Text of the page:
Just a little bagatelle, as a diversion…

A few weeks ago, I saw the Kennedy Center’s production of Follies, the great but difficult Stephen Sondheim show, a cult item among musicals if ever there was one. Not the world’s most successful effort, the Kennedy Center show (though it’s coming to Broadway). But it sent me back to the recording of the truly great live New York Philharmonic concert production of Follies, which happened in 1985. 

And which had as someone in the biz just observed on Facebook, had the most electric audience he’d ever seen. (The occasion was the birthday of the album’s producer, Thomas Z. Shepard.) 

I agree. Most electric audience I, too, may ever have been in. So here’s a taste of that. It comes in the middle of the show’s first song, “Beautiful Girls,” which to my mind is one of the most sweepingly evocative show songs of all time, walking a knife-edge line between glamour and decay.

Which of course all echoes what the show is about. Follies takes us to a reunion of Ziegfeld Follies showgirls, held in the remains of the theater they once sang and danced in. (Well, presumably Ziegfeld, though it’s called something else.) The cast of the show has come on stage before the song, guests, all of them, at the party. The Ziegfeld figure greets them all, and offers his long-ago MC, singing the song that used to introduce the girls back in their glory days. Of course the song is “Beautiful Girls,” and while he sings it in the show, ghosts of the showgirls come onstage, straight from the past, the old showgirls make a dramatic reentrance into the party, along with ghostly images of the young showgirls they used to be, wearing the show-stopping costumes they wore long ago. [Which shows the silly mistakes people — in this case me — can make. I’m even reading a book about the show. I knew perfectly well who enters during the song…]

At the Philharmonic, though, it worked (if I remember right) differently. The song starts. At first the only accompaniment is the piano. Very contemporary, very black and white. But then there’s a leap up a half step, and the full orchestra comes in. At this point (again, if my memory serves) the cast of the performance came on stage, to an ovation that — as you’ll hear if you listen — ends all ovations. The audience doesn’t just clap. It shouts and screams. For more than a minute. And only stops because what we’ve been hearing is an instrumental interlude, and now the singer comes in again. 

So do listen to this! It makes me shiver. 

And why the ovation? Well, start with this. Follies was a cult show, produced on Broadway in 1971, and never, then or since, very successful, despite a fabulous premise (glamour fades edgily into decaying reality) and a beyond fabulous score. New York, meanwhile, is full of people who love Broadway shows, and surely know all these songs by heart. 

And those people filled Avery Fisher Hall for the performance. Add the prestige of the Philharmonic, and, of course, the way-beyond-Broadway splendor of their sound. And then, finally, consider the cast, assembled by Tom Shepherd, full of great names you’d never dream you’d see on a single stage: Barbara Cook, Mandy Patinkin, Comden and Green, George Hearn, Elaine Stritch, Carol Burnett, Lee Remick (better known in the movies, but she started on Broadway), Liliane Montevecchi (who eats “Ah, Paree” alive, doing things with it you wouldn’t believe, if you knew the song only from Regine’s wan version at the Kennedy Center).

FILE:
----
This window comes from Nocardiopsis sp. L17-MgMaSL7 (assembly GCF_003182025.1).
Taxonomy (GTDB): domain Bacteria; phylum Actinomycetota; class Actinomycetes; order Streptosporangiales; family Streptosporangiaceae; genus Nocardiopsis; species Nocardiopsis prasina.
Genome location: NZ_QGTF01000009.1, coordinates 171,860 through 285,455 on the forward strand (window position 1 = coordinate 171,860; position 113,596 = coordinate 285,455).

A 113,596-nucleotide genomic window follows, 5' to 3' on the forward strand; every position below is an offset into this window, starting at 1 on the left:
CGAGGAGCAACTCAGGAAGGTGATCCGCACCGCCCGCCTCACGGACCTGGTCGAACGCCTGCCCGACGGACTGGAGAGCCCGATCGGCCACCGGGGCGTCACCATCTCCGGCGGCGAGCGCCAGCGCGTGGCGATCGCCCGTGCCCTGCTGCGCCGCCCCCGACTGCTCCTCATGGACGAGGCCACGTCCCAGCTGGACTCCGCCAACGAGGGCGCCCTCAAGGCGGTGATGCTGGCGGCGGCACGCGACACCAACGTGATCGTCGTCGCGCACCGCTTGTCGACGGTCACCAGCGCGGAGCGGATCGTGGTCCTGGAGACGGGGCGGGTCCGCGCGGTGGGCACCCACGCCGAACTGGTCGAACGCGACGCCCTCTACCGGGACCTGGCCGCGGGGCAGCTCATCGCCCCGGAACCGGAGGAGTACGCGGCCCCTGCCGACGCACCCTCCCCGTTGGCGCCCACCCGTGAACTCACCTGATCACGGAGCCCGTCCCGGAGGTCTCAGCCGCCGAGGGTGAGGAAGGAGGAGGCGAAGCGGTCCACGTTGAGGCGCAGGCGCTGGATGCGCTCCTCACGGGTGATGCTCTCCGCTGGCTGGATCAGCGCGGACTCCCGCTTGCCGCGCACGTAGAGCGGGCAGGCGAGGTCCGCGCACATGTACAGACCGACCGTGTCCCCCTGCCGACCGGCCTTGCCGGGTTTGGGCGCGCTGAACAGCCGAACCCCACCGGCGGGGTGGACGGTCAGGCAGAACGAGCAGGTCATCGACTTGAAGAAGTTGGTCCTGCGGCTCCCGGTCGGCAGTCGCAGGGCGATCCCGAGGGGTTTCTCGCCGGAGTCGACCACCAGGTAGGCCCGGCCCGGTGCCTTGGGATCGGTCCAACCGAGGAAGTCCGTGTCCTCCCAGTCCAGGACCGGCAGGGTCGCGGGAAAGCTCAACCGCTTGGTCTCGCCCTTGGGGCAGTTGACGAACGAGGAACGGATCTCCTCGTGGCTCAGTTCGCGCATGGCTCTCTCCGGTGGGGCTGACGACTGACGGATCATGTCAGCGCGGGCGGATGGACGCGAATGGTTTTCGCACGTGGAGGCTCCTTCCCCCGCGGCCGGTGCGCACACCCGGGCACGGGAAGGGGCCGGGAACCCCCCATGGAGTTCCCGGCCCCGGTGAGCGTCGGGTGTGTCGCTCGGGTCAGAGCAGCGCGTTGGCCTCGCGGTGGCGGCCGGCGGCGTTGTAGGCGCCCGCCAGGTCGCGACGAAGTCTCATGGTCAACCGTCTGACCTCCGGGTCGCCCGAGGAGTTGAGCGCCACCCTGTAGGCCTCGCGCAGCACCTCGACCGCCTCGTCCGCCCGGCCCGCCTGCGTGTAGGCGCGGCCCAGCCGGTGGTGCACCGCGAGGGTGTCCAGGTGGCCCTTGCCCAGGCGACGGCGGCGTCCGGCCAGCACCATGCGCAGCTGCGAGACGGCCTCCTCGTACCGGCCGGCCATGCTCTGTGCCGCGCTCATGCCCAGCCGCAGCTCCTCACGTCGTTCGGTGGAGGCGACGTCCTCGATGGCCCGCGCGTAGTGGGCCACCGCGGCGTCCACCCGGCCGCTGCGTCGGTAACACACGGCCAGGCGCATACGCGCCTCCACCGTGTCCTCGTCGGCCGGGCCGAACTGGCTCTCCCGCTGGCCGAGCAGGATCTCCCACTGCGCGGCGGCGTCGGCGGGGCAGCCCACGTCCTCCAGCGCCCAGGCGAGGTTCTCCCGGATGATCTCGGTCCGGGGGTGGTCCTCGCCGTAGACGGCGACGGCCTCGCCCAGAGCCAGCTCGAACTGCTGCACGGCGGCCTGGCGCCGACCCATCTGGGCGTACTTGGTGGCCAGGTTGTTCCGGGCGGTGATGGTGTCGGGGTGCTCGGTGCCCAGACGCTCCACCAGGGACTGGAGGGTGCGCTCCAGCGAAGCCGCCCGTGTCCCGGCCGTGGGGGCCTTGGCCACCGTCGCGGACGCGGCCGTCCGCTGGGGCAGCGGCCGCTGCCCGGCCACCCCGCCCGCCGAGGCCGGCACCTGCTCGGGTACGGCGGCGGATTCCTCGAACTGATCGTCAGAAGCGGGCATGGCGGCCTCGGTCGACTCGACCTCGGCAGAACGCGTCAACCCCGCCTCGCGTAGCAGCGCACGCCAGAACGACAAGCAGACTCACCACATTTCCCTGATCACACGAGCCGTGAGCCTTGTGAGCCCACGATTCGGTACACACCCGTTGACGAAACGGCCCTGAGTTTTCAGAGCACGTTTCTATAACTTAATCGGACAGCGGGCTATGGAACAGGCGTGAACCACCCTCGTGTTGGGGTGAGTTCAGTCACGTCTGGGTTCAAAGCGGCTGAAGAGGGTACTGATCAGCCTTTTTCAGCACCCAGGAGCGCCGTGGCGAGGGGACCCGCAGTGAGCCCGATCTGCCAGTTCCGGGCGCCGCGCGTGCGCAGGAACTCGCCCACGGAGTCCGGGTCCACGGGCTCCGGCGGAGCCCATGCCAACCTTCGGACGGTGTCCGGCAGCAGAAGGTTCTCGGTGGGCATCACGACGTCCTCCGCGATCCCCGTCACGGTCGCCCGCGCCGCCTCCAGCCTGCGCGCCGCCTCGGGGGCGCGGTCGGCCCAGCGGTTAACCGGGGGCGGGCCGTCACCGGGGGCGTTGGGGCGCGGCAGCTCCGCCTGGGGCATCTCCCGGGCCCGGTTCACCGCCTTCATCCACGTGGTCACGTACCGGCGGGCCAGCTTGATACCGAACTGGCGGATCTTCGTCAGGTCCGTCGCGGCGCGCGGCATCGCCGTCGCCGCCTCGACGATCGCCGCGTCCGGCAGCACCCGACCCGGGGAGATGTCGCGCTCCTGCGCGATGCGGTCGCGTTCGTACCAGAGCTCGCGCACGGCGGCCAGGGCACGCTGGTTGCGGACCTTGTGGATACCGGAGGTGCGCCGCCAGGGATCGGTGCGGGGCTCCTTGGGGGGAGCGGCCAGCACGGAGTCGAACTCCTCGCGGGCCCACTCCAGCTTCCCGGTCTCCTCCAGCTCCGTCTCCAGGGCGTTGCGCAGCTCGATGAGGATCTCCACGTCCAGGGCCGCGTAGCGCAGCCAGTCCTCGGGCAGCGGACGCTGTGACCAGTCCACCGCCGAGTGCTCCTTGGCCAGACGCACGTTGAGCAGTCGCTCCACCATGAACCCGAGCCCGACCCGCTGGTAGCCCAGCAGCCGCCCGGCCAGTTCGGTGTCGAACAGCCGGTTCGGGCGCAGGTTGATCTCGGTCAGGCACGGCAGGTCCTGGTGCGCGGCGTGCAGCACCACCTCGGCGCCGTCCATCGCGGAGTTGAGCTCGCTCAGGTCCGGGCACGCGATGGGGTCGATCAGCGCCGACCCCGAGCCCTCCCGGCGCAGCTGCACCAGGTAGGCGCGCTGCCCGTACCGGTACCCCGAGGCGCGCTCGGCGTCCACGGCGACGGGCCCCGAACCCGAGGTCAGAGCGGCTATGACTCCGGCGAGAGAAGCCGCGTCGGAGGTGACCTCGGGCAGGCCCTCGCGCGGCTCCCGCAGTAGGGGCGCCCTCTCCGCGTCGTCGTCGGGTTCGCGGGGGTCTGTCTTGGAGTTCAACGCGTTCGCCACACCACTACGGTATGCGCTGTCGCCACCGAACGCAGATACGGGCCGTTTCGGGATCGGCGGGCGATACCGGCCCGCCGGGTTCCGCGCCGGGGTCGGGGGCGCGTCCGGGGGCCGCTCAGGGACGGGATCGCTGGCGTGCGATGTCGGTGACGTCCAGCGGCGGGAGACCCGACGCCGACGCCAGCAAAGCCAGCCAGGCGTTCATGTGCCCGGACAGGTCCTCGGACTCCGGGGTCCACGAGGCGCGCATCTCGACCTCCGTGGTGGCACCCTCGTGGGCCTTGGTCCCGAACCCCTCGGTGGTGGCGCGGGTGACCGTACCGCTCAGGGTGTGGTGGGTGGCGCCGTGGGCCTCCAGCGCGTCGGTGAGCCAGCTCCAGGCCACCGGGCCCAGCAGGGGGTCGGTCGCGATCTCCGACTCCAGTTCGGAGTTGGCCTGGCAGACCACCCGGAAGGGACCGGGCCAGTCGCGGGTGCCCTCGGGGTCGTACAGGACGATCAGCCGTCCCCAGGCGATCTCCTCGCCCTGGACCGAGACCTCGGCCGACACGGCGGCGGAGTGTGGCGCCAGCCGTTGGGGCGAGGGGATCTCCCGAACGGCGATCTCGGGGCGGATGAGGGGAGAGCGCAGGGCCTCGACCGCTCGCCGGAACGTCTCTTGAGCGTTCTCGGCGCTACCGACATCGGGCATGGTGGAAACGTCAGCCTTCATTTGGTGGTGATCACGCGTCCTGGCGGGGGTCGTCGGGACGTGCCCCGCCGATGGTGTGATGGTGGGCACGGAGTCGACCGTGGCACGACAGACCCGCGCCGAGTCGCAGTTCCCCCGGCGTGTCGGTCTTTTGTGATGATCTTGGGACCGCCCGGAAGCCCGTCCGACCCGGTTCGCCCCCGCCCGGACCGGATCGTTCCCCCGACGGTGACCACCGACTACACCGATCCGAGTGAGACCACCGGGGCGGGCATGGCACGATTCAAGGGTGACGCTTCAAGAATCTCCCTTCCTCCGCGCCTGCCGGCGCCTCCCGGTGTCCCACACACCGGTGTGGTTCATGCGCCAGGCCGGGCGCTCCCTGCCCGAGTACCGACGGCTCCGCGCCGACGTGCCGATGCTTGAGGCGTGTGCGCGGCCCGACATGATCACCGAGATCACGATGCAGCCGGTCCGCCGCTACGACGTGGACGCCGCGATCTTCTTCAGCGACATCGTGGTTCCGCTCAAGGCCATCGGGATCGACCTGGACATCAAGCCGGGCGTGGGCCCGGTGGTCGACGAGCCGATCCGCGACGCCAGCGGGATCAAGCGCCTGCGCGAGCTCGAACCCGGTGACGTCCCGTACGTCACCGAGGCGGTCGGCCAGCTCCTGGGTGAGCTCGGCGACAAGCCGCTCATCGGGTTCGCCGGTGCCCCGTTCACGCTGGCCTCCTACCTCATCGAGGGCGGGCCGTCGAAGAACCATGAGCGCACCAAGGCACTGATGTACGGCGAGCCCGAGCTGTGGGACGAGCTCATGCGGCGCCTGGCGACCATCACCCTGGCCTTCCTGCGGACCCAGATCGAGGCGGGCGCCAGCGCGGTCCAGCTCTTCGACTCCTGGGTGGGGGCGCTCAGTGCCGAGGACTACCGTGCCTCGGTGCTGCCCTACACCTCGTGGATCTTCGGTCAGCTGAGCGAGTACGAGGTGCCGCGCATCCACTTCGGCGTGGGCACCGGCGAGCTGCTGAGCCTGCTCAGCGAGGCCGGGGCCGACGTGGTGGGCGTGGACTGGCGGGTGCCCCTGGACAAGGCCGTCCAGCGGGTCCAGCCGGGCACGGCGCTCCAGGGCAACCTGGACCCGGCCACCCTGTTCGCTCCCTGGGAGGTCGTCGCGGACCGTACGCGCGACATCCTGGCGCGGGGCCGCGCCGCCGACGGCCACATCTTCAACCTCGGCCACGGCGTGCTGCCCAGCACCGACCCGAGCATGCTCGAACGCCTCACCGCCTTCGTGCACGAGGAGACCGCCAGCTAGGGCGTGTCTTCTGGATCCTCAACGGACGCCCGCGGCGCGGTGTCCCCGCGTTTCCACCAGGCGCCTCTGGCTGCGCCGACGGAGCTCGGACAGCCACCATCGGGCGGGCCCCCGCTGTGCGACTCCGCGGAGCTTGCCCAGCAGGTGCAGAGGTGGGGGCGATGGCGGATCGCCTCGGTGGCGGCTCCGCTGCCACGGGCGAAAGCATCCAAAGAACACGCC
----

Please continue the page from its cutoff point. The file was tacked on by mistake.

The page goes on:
Plus Licia Albanese, the long-retired Met diva, but a cult figure in the New York opera world, not least because, each year at the Met opening, she’d sit in a center box and belt out a high B flat in the next to last phrase of the national anthem.) 

So take an expectant audience, people who know and love the show (and maybe wondered if they’d ever see it live), add the New York Philharmonic, and then, all at once, with a change of key and a sunburst of full-orchestra sound, bring the cast I’ve listed on stage. People just lost it, and who could blame them?

Though it would never have happened, I think, without Sondheim’s music, which could spark ovations all by itself, and somehow carries, deep in its theatrical DNA (because Sondheim worked the show’s subject into the notes), the sound of ovations long past. It’s an incredible moment. An audience screaming. 

The singer on the recording is Arthur Rubin. Paul Gemignani conducts. 

And — a footnote to the above — it used to happen in classical music, back in the days when an adoring Vienna crowd lined the railroad tracks when Toscanini left town. And when (as I’ve blogged) Geraldine Farrar gave her farewell Met performance, and her fans strung banners from one side of the balcony to the other. 

Can we bring those days back? (We’ll need stars who get us excited enough.) 

Sondheim’s lyrics (to quote him, earlier in the song, “no rose can compare”):

Here’s the home of
Beautiful girls.
Where your
Reason is undone.
Can’t be hindered
From taking its toll.
You may lose control.
Faced with such Loreleis
What man can moralize?
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  1. Bob Y says

    I was fortunate enough to be there that night and just wanted to add that Barbara Cook’s “Losing My Mind” got the same ecstatic reception. To this day, she owns that incredible song.